Redistricting: learn the facts
With the release of 2020 census data this week, many of the states that require redistricting will need to proceed very quickly.
Do you know how redistricting happens in your state? Who votes on it, and when, and whether there an opportunity for public input? The Brennan Center for Justice has a list that will explain the details of how the redistricting process works in your state.
This is even more important if you live in one of the states most likely to lose or gain House seats. Looking ahead, remember this also affects the 2024 presidential race, because gaining or losing House seats also means gaining or losing electoral votes.
Most likely to lose a House seat and an electoral vote: NY, CA, MI, IL, OH, PA, and WV. Suspicions about the previous administration creating conditions for a deliberate undercount in blue states will never be fully answered. We just have to go on from where we are. If the 2020 census confirms that these states lost sufficient population, they will face difficult redistricting battles since one fewer seat means some incumbent must lose the game of musical chairs.
Most likely to gain a House seat and an electoral vote: MT, OR, NC, FL, and CO. The chance to draw lines that add a seat is an embarrassment of riches and a gerrymandering temptation for whichever party is in power. Many of you have seen the chart below showing how creative line drawing determines whether representation is fair or unfair. It is likely that Texas will gain two seats and two electoral votes.
Take action NOW
If you live in an area where the state legislature makes the redistricting decisions, your elected representatives need to hear from you now. The Brennan Center has a list of the states that have constitutional or statutory requirements to complete redistricting plans the soonest. Some of these states need to be finished in less than a month.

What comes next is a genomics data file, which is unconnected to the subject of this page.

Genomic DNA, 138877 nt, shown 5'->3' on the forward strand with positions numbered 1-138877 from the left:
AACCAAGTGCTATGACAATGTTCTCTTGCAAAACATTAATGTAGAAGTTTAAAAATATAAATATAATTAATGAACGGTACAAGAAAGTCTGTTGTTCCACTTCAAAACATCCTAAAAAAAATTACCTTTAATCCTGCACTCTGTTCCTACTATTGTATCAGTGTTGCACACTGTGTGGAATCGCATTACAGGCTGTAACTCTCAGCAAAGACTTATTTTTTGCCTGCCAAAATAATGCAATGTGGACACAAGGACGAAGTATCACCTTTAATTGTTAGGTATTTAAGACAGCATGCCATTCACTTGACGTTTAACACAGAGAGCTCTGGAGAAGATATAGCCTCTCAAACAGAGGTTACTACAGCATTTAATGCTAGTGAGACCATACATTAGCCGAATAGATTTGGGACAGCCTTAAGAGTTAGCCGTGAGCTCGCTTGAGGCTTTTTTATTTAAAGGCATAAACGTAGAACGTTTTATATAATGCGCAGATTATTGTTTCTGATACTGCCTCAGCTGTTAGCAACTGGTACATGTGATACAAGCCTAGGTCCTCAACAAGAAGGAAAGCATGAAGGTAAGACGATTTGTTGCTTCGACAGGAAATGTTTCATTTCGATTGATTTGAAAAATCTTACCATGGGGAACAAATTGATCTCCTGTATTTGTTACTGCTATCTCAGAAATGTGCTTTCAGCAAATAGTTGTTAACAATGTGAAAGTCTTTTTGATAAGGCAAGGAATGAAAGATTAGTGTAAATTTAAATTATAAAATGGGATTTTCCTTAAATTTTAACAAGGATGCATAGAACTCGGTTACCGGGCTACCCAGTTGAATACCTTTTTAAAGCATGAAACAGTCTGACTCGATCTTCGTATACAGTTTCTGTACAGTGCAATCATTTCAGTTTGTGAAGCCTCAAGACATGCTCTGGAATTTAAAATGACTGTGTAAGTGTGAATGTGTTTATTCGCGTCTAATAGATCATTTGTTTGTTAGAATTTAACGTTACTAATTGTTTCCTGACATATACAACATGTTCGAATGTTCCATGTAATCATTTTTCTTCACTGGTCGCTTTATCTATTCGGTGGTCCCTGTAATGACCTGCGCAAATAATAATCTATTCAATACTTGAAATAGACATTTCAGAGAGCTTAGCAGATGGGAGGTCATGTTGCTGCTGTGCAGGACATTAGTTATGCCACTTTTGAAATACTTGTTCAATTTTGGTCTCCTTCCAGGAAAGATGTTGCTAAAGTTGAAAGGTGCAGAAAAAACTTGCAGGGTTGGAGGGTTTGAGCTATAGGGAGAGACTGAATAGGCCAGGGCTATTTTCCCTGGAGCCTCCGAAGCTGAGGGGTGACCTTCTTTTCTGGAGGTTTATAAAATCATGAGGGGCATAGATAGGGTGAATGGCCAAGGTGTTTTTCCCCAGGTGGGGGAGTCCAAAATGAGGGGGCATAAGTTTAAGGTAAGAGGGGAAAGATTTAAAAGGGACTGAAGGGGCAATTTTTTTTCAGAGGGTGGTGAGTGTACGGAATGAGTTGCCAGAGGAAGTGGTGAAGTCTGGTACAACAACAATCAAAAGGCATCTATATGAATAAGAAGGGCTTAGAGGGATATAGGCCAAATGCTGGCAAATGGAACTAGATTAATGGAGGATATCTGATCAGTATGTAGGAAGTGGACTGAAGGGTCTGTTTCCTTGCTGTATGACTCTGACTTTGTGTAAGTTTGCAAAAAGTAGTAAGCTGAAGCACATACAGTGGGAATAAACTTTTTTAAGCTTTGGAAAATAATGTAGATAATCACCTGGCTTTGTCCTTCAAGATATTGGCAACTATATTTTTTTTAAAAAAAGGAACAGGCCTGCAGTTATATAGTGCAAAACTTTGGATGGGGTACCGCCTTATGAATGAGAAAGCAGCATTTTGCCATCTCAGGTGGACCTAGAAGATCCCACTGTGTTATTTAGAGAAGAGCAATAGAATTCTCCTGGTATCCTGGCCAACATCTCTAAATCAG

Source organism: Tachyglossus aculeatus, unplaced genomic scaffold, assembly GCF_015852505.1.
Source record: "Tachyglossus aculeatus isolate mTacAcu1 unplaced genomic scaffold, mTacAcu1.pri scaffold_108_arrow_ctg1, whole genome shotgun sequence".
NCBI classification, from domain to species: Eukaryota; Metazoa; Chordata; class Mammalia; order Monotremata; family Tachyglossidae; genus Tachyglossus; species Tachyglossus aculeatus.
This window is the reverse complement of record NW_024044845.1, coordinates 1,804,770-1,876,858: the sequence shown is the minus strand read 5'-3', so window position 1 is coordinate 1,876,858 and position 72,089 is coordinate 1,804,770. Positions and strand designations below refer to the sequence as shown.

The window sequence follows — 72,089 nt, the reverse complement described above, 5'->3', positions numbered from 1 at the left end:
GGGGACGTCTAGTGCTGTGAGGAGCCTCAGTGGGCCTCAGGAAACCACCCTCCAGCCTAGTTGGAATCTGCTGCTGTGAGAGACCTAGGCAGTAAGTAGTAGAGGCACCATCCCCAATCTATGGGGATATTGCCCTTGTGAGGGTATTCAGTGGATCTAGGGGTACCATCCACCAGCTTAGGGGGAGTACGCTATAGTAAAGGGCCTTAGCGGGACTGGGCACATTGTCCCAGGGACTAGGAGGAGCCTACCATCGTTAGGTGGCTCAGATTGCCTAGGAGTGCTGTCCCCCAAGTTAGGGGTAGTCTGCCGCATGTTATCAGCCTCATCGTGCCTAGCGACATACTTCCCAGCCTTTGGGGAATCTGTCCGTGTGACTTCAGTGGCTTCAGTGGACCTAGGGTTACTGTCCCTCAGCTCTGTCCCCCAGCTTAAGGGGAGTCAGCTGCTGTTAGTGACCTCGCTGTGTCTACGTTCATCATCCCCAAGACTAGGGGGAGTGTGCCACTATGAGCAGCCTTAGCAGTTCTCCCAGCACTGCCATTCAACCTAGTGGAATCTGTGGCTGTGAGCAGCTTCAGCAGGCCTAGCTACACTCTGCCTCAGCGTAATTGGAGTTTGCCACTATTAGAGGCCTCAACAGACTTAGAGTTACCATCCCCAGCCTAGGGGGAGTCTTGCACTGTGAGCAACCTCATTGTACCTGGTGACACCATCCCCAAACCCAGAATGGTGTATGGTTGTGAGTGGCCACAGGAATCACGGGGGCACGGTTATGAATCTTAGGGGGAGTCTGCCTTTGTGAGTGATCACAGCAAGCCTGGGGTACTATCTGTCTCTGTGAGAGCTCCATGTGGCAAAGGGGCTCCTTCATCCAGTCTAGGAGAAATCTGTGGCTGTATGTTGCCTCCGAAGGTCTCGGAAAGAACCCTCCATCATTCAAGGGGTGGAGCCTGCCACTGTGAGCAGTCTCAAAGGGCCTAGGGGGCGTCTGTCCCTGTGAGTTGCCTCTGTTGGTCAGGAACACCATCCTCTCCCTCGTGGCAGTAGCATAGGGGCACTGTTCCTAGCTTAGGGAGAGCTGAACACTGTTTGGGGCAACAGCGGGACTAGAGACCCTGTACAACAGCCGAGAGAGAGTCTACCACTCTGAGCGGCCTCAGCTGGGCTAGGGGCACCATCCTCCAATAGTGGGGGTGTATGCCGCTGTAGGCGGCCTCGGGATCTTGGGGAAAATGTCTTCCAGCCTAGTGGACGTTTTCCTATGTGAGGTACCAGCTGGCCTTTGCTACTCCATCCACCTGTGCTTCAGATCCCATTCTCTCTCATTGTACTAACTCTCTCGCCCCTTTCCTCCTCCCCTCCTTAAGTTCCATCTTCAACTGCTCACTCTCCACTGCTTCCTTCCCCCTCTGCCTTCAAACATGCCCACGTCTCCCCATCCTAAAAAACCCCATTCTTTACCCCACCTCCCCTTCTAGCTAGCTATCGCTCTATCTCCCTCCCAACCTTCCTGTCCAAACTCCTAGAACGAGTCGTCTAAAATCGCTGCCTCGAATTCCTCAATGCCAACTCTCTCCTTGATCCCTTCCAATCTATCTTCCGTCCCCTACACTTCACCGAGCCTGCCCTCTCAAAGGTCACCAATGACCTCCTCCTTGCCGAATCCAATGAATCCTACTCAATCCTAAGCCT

Do you know who your state senator is? How about your state representative? Click here to find out who represents you in your state legislature. Write to them. Call them. Find out if they have any local events or appearances. Be there with a sign, even if you are all alone. Better yet, call a neighbor or two and get them fired up and ready to go. Even better, gather a group of Kossacks from your area and do it together. Wherever two or more like-minded folks are gathered, the possibility of making a difference is present among them.
Your congressional representatives need to hear from you as well. If you live in a state about to lose a seat, you need to know whether your current congressperson is in danger of having to run against another incumbent next year. Write to them. Call them. Find out if they have any local events or appearances. Indivisible has 12 pages of local events scheduled for August.
If your representative doesn’t have any events planned, you can plan something. Find their public schedules and figure out when they will be in town, or in a town near you, or at their local offices. Even a handful of people showing up with signs at a district office can get coverage on local television and in local/regional newspapers when you give them a heads up. If you need help writing a press release and compiling a media contact list, we can direct you to those resources.
An advocacy group called All On The Line is offering a series of virtual seminars called Redistricting U. These training sessions go into even more detail about how maps are drawn, how to analyze maps, and other skills for effective grassroots engagement with this once-in-a-decade political event. Some of these sessions are scheduled for next week. Get started now!
No matter what you do during Activism August, make sure you come to Daily Kos and write a story about it, so your experience can be applauded by this community and shared as an example of how we advance our political interests and goals.
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